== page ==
Coach Corey: From 'Boro student to football coach

Category:  Sports
Friday, September 27th, 2019 at 11:53 AM
Coach Corey: From 'Boro student to football coach by Madi Gross
Coach Corey poses with former Fighting Scot Alex Molik at the 2018 Football Banquet. | Photo: Madi Gross

Jack Corey's journey at Edinboro began long before he was being counted on to mentor members of the Edinboro football team.

It began in the seats of the university’s various academic halls. It began on the player’s benches. It began in cleats. “There’s probably like eight new buildings, or updated buildings, since when I was here,” said Corey, reminiscing.

“The Highlands didn’t exist when I first got here, the nursing building (The Jeremy D. Brown Human Services Building) wasn’t here, Ross [Hall] was a lot older and more complicated to get around — it used to be so confusing trying to get around in there,” he explained.

“The overall feel though, it was about the same. A very homey feeling, a calming atmosphere.”

On an average day as a student-athlete, Corey would begin some of his days as early as 6 a.m. with lifting, with classes beginning shortly after at 8. 

“I would usually go right until noon. I’d hopefully get a little down time; I’d try to get a nap in before practice,” he said. He’d head over to McComb Fieldhouse where team meetings would begin at 2 p.m., while practice would then run until about 6.

As a player on the Edinboro football team, Corey was part of the last Fighting Scots group to make it to the NCAA playoffs (2009). He played in over 25 games, and as a senior he played every position on the offensive line. He noted that this experience helped him once he began his coaching journey.

He also mentioned several times that his team was very close.

“We spent a lot of time together, especially the offensive line,” began Corey.

“I had three or four guys that I lived with, but then there were three or four that lived a couple houses down and we were always together. We did everything together; I think that’s kind of what made us a pretty good unit and a pretty good team.”

In his last semester as a student at Edinboro, Corey completed an internship at the Erie Sports Commission.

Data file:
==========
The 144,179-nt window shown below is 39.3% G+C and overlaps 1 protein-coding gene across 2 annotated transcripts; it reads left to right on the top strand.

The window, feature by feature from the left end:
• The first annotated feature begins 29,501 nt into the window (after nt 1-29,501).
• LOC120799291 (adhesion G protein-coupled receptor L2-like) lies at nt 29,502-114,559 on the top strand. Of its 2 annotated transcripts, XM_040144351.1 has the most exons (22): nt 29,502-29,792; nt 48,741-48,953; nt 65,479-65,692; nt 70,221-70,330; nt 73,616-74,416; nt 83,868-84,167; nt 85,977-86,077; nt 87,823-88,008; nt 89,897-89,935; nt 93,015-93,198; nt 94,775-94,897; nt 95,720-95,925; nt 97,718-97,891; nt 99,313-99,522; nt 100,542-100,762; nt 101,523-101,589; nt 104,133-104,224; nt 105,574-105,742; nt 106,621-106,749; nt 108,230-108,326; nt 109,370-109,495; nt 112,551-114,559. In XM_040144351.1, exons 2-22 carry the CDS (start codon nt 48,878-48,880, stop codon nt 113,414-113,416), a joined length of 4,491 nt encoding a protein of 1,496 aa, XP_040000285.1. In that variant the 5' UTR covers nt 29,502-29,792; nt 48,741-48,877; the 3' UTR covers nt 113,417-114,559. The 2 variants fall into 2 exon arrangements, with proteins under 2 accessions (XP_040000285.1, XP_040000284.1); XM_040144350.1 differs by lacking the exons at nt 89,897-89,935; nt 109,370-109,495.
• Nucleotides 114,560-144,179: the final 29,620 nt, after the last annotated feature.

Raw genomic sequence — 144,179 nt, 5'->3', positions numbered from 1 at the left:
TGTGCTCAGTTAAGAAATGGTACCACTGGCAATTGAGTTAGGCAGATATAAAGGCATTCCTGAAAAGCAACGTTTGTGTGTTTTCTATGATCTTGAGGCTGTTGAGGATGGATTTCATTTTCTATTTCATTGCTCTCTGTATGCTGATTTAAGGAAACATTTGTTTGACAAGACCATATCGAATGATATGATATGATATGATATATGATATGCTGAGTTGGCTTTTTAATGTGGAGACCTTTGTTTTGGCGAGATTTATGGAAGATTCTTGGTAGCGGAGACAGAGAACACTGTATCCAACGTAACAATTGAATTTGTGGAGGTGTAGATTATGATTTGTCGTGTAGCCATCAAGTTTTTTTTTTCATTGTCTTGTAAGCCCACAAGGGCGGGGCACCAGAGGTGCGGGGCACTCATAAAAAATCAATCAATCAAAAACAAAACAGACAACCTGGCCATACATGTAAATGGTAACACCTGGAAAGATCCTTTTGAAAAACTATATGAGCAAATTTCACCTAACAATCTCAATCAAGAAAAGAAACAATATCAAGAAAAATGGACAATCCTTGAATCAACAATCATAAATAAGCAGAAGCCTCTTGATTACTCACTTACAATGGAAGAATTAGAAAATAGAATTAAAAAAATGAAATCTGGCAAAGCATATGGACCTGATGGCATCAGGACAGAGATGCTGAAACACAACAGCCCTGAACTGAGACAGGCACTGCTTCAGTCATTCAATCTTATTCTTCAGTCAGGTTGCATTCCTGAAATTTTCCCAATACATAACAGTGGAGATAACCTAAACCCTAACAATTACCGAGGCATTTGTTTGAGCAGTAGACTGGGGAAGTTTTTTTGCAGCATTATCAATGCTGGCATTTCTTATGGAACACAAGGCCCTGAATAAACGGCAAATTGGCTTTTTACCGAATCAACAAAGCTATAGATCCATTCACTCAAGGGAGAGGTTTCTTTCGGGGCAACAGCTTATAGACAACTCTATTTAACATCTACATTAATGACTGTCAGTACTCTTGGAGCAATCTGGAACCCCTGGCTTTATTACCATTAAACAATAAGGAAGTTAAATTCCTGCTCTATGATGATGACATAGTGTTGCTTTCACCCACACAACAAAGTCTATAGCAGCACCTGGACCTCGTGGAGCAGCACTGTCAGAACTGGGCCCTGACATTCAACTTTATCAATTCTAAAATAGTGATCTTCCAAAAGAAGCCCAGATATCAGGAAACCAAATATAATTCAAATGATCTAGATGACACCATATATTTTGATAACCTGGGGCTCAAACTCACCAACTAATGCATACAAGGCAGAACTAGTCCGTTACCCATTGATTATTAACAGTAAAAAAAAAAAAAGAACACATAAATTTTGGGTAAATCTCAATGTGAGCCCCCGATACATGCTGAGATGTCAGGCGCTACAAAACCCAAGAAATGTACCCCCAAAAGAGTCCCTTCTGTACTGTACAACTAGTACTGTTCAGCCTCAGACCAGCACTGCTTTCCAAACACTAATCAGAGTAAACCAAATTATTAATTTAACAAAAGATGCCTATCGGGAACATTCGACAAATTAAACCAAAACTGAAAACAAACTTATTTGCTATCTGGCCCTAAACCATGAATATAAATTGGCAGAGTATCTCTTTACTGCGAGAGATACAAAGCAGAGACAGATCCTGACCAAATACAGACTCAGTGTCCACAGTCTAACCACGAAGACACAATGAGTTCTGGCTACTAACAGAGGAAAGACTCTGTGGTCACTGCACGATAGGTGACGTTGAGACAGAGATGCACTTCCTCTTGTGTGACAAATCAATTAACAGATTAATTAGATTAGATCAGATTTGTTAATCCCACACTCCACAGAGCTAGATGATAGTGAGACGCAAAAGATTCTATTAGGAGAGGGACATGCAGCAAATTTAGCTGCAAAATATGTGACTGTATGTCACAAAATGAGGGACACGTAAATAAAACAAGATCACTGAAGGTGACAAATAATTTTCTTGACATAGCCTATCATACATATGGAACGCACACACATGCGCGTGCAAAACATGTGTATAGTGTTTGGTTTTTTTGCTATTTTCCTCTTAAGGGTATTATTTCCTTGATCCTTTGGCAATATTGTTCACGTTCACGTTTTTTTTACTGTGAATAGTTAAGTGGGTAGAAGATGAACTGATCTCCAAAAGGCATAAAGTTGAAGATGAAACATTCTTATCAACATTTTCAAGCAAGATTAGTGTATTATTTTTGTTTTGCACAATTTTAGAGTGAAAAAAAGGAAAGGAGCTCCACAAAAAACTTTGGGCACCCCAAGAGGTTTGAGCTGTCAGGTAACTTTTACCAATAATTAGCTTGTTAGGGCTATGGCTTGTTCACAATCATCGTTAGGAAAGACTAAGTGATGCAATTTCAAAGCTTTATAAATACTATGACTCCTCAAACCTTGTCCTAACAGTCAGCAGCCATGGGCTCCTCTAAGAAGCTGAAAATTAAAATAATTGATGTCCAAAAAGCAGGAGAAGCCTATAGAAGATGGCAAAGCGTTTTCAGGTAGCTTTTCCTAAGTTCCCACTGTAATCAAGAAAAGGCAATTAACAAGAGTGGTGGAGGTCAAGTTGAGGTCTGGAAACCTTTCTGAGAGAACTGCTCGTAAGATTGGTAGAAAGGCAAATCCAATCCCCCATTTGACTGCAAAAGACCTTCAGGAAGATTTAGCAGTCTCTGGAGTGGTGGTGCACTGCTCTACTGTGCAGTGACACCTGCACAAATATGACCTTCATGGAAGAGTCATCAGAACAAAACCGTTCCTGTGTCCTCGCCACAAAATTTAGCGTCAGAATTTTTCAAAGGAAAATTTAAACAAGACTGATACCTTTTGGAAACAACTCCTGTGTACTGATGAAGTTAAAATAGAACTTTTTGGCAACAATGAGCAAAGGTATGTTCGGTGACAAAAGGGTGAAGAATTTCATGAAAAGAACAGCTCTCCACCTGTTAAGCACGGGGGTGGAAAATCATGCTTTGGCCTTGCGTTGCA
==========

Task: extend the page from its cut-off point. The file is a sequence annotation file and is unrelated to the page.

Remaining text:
“I loved being around sports, and I thought that was kind of what I wanted to do,” he said. But when he found himself in the management settings, he discovered that there were some aspects he wasn’t crazy about. While at this internship, Corey met and worked with Executive Director Ron Sertz, who he saw as a mentor.

“He helped me see my vision of wanting to be a coach and getting into it.”

Corey explained that he began applying for coaching positions right out of school. “Coaching is really hard to get into. You kind of have to know people, and you kind of have to grind a little bit and cut your teeth — not making any money, volunteering and things like that — and I didn’t know that.”

Former Edinboro offensive coordinator Bryan Volk assisted in Corey learning the ropes of coaching. “He helped me see the light and figure out how to get into it. He convinced me to stay around for another semester, pick up a part-time job and volunteer,” he explained.

“I fell in love with the game from there.”

He began his coaching career in the Fall of 2013 at Edinboro and continued into the Spring of 2014. An interim position at Salisbury University opened up during this time, and in the fall season, Corey began his first paid coaching experience at Salisbury.

“After that season there was an opportunity to come back to Edinboro as a part-time coach so I took that.”

In the 2015 season the Edinboro football team went 0-11, and in 2016 new head coach Justin Lustig was brought in.

“It was another year that I had to prove myself as a coach because we had a new head coach,” began Corey. He further explained that he “put his nose to the grindstone” to ensure he was doing everything he could for the team.

During the 2016 season the team went 9-2 overall and 5-2 in the conference. That season included wins against Gannon, Slippery Rock and Mercyhurst.

There’s no way

“I can remember when I decided to come to Edinboro and when I committed to play football here,” Corey explained.

“I had a lot of pride of being from New time my stepdad told me, ‘You know, you’re going to go down there and you’ll probably end up living in Pennsylvania for the rest of your life.’ I was like ‘There’s no way. It’s four years and I’m coming back.’”